Two key nutrients can help crops cope with drought

New research has shown that potassium and magnesium are linked to the efficiency of water use in plants, according to fertiliser company K+S KALI.

Work carried out by the company across Europe on the role of potassium and magnesium has shown that both nutrients have a role in improving the water storage capacity of soils, increasing root growth and better assimilate transport in the plant.

Against a background of climate change, unpredictable rainfall distribution and potential water shortages, the results are very relevant to the drought stress conditions experienced in 2011 and likely to be repeated in some areas this coming season, claims the company.

“Our trials have shown that you can’t replace water with nutrients, but that nutrients can help plants cope with dry conditions,” says Andreas Gransee, head of applied research and agronomy at K+S KALI.

“What this means in practice is that in dry conditions, as experienced last spring, nutrients become more important,” he explains. “And although results vary with the timing of the drought, there is always a greater yield effect of both potassium and magnesium in a dry year.”

Where there’s a deficiency of potassium and magnesium, sugars accumulate in the leaves before the classic chlorosis symptoms are evident, he continues. “They can’t get from the leaves to the other organs. This then means that the roots are unable to take up enough nutrients and water from the soil.”

Yield effects of both nutrients have been recorded in spring and winter barley, sugar beet, grain maize and triticale to date, he reports. “Without fertiliser applications, there have been dramatic differences seen.”

Prof Gransee adds that long term studies have shown that potash improves the water storage capacity of soil. “We’ve seen the effect in both light, sandy soils and heavy, clay loam soils. The reason is that potassium helps with the formation of medium sized soil pores, which are better at holding water.”

As a result, more water is potentially available to plants, he continues. “The soil becomes more porous and less water is lost through drainage.”

There is also a close correlation between potassium and soil shear strength, he notes. “There’s a benefit to soil structure and it is less prone to compaction and other problems.”

Studies to see if plants can take up the additional water held by the soil have been conducted by K+S, confirms Prof Gransee.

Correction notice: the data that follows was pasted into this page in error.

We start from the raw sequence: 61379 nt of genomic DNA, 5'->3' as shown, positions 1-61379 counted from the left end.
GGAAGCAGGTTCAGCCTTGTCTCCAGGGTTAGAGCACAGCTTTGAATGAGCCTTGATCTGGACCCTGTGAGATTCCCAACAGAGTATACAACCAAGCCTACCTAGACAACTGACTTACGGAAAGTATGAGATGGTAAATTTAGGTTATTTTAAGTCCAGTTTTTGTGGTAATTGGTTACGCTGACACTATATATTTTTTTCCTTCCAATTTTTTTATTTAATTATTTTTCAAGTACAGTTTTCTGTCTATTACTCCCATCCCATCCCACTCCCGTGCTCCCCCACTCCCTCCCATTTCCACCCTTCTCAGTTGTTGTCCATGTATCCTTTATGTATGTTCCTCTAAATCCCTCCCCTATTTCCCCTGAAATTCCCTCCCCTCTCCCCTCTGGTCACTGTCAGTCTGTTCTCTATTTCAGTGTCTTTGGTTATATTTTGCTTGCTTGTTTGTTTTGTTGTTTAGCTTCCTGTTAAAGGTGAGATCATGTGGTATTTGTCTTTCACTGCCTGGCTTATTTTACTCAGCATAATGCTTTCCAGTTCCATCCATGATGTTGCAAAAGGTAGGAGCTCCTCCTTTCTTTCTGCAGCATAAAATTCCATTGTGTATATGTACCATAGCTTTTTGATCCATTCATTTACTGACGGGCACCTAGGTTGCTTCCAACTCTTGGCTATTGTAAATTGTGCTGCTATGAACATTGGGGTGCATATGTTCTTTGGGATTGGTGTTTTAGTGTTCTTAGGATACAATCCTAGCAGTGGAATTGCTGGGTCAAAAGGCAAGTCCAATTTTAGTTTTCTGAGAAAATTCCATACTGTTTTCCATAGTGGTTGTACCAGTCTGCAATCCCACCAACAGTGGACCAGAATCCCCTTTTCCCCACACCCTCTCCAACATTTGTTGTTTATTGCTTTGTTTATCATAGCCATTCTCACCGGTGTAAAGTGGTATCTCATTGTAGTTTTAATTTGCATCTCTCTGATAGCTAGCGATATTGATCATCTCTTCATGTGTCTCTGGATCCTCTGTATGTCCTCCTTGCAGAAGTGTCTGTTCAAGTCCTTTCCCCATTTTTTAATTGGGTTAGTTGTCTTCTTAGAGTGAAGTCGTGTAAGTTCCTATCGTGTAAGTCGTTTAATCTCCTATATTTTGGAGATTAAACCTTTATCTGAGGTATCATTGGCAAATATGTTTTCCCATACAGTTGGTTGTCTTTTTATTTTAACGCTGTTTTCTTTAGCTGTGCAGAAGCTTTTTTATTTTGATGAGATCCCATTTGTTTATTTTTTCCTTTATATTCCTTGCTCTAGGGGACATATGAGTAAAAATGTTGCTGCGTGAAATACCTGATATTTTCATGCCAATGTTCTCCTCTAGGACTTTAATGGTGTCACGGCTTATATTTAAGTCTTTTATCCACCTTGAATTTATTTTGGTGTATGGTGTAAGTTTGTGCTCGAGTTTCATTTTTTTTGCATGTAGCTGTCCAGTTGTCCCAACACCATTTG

“In sugar beet, we recorded an increase in the rooting zone of 10cm and better use of water by the crop,” he says. “This translated to a 15% increase in sugar yield, using 14% less water.”

Enhanced root development is a major factor in this process, he ends. “But we’ve also seen a slightly lower transpiration rate when there’s enough potassium and magnesium.”

Implications for the UK

Whether or not 2011 was a one-off in terms of drought stress, there’s no denying that the potash index of UK soils is falling, warns Jerry McHoul of K+S UK & Eire.

“There’s been an increase in the number of soils that are below the target index of 2. Around 30% of soils are beneath this level and, as a result, at more risk from drought.”

The effects of potassium on soil structure are clear in both sandy and clay soils, he continues. “Greater stability from capping, slumping and erosion and additional water capacity have all been recorded in light soils, while heavy soils become easier to work. Silty soils, however, show no consistent effect.”

In addition, the biggest responses to magnesium have come in dry years, he reports. “The average yield response is 0.25t/ha, but in dry seasons it is closer to 0.5t/ha.”

While it is not always economic to get the soil potash index up on light, sandy soils, Mr McHoul’s advice is to always put back what the crop is taking off. “And use rotational applications to apply for the most responsive crops, such as roots.”

Economic Considerations

A 10mm increase in the water holding capacity of soil is equivalent to 100cu m of water/ha, calculates Mr McHoul.

“If you’re using natural irrigation, that’s worth £49/ha,” he says. “But if it’s mains water irrigation, then it comes to £117/ha.”

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